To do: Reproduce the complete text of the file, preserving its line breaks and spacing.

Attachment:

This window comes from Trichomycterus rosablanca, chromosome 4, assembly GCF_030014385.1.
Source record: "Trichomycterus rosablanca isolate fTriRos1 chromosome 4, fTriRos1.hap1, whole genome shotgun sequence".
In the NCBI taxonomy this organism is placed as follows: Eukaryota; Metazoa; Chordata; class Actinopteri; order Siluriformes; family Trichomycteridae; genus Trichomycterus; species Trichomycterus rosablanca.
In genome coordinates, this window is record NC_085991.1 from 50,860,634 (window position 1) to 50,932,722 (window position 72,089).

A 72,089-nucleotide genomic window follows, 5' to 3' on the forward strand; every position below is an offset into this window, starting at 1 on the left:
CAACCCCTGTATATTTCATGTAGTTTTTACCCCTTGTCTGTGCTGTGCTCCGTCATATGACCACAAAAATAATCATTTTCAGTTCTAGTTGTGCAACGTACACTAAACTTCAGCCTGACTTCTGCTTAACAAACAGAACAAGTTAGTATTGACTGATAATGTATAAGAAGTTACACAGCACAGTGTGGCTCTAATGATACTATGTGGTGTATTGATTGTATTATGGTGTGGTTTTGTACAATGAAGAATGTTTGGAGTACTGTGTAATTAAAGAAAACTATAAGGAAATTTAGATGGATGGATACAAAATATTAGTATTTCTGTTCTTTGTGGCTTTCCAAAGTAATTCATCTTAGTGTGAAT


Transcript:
This window comes from Trichomycterus rosablanca, chromosome 4, assembly GCF_030014385.1.
Source record: "Trichomycterus rosablanca isolate fTriRos1 chromosome 4, fTriRos1.hap1, whole genome shotgun sequence".
In the NCBI taxonomy this organism is placed as follows: Eukaryota; Metazoa; Chordata; class Actinopteri; order Siluriformes; family Trichomycteridae; genus Trichomycterus; species Trichomycterus rosablanca.
In genome coordinates, this window is record NC_085991.1 from 50,860,634 (window position 1) to 50,932,722 (window position 72,089).

A 72,089-nucleotide genomic window follows, 5' to 3' on the forward strand; every position below is an offset into this window, starting at 1 on the left:
CAACCCCTGTATATTTCATGTAGTTTTTACCCCTTGTCTGTGCTGTGCTCCGTCATATGACCACAAAAATAATCATTTTCAGTTCTAGTTGTGCAACGTACACTAAACTTCAGCCTGACTTCTGCTTAACAAACAGAACAAGTTAGTATTGACTGATAATGTATAAGAAGTTACACAGCACAGTGTGGCTCTAATGATACTATGTGGTGTATTGATTGTATTATGGTGTGGTTTTGTACAATGAAGAATGTTTGGAGTACTGTGTAATTAAAGAAAACTATAAGGAAATTTAGATGGATGGATACAAAATATTAGTATTTCTGTTCTTTGTGGCTTTCCAAAGTAATTCATCTTAGTGTGAAT